Then there is the real biggie, the 'metadata' - called IPTC or EXIF, depending. Digital cameras produce this automatically, including GPS if you have that on your camera. Smartphones do this, obviously. But it can include Title and description fields, helpful when uploading to Flickr or elsewhere. You need to edit this manually, in bulk or per file. Not crucial, perhaps, but very helpful when searching through thousands of photos.

Note - all this is completely separate from culling and editing the photos themselves. I do that using multiple tools (on Linux)

XNViewMP - to do some initial culling and bulk metadata/naming/renaming
Darktable - to do actual editing, mainly exposure/highlights/shadows - you can apply templates to many photos at once. Helps speed things up a lot.

Darktable is a non-destructive editor. The resulting issue is that you now have one or two extra files per photo in your folder. As long as you move those around with your photos, you're good. Local backup copies will include them, but you probably won't want or need them in any online backup/sharing site.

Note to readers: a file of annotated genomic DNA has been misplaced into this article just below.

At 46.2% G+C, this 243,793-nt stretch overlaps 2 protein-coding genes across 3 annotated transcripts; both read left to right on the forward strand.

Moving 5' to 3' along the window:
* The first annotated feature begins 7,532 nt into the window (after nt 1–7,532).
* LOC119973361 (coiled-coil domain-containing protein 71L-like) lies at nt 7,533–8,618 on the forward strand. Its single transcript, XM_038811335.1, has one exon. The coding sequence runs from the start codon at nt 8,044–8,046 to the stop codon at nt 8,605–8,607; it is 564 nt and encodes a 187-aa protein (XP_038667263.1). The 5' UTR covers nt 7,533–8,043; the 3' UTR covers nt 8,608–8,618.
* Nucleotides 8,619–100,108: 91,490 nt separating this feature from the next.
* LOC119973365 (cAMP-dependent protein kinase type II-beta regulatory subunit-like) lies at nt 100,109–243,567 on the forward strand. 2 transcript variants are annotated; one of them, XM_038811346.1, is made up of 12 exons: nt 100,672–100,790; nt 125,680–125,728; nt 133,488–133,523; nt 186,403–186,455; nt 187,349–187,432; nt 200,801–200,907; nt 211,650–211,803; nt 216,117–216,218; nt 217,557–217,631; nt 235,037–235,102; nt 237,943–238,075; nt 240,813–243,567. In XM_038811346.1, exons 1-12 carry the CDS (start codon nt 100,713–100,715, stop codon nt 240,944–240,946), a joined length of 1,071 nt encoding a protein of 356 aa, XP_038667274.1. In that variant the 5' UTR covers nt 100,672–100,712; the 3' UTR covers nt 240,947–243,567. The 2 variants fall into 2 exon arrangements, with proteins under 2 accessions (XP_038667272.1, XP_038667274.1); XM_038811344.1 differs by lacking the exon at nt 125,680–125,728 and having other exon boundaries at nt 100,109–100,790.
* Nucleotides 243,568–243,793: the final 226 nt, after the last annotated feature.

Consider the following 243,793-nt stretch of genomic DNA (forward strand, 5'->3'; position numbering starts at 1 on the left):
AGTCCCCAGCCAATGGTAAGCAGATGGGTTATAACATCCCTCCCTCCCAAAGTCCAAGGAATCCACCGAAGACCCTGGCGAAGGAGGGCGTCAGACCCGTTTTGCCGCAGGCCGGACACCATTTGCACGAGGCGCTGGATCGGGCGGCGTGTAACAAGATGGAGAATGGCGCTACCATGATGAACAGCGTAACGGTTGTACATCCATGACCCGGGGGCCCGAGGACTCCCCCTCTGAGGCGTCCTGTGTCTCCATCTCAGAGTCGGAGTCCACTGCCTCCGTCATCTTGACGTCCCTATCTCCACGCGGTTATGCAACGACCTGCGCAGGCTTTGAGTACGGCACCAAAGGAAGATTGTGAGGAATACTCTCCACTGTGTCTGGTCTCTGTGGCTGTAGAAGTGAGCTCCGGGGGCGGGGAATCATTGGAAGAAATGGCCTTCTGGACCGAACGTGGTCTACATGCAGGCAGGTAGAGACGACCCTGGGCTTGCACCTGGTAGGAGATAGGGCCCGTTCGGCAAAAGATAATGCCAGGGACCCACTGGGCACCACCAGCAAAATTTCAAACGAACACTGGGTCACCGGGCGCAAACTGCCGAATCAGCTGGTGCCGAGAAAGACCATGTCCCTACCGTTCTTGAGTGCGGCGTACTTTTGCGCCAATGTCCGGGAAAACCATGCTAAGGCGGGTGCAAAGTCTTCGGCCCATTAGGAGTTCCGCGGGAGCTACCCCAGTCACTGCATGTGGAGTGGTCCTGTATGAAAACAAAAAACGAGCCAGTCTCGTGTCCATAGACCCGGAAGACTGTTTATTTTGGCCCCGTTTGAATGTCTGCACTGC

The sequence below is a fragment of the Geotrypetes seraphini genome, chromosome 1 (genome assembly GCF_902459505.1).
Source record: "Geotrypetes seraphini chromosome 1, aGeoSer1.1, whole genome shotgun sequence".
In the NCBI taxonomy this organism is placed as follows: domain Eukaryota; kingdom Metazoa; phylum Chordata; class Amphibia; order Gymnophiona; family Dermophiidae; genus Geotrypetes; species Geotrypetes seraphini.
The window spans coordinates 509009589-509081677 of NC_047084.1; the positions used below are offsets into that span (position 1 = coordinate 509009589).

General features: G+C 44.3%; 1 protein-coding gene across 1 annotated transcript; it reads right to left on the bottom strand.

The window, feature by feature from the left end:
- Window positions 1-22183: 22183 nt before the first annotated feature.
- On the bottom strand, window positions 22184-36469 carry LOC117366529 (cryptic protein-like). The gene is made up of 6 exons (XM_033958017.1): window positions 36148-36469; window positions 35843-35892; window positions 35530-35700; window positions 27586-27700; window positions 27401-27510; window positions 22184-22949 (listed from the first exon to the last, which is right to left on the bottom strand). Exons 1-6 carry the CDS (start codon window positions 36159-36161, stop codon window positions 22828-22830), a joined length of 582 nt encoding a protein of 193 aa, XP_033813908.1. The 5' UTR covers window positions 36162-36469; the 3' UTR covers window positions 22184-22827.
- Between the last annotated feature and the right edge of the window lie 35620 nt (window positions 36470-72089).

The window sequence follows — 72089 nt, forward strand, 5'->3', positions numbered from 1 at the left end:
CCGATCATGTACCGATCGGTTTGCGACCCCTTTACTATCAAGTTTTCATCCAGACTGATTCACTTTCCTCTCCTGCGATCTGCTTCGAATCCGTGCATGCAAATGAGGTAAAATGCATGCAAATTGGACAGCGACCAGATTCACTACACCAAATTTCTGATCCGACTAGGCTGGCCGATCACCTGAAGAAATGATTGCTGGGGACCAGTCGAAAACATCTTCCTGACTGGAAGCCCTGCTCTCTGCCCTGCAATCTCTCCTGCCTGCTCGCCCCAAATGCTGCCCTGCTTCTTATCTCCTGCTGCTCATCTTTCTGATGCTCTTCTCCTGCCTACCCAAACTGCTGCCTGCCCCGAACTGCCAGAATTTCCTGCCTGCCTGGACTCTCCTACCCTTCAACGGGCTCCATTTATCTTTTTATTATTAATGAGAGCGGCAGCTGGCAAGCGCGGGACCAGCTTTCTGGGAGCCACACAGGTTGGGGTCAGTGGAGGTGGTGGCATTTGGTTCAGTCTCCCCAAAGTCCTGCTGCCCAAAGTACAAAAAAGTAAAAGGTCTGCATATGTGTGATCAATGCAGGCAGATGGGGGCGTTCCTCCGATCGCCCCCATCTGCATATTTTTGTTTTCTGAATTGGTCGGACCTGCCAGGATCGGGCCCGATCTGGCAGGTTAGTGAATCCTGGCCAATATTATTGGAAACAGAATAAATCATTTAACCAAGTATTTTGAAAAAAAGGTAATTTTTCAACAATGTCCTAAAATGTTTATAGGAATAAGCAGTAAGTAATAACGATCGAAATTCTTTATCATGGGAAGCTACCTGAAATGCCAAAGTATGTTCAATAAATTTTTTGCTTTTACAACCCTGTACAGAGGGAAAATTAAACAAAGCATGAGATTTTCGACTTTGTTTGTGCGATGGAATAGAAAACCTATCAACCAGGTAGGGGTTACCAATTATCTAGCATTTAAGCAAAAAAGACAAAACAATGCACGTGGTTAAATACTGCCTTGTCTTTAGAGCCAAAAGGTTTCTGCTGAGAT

My system is still evolving, but it feels like it is finally taking shape. Still haven't touched my videos though. Saving the hardest for last, I guess... After I finish culling, I hope to get my photos/videos down to 200GB. Now if I could just stop *adding* to the collection!
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Old 01-30-2019, 07:54 AM   #20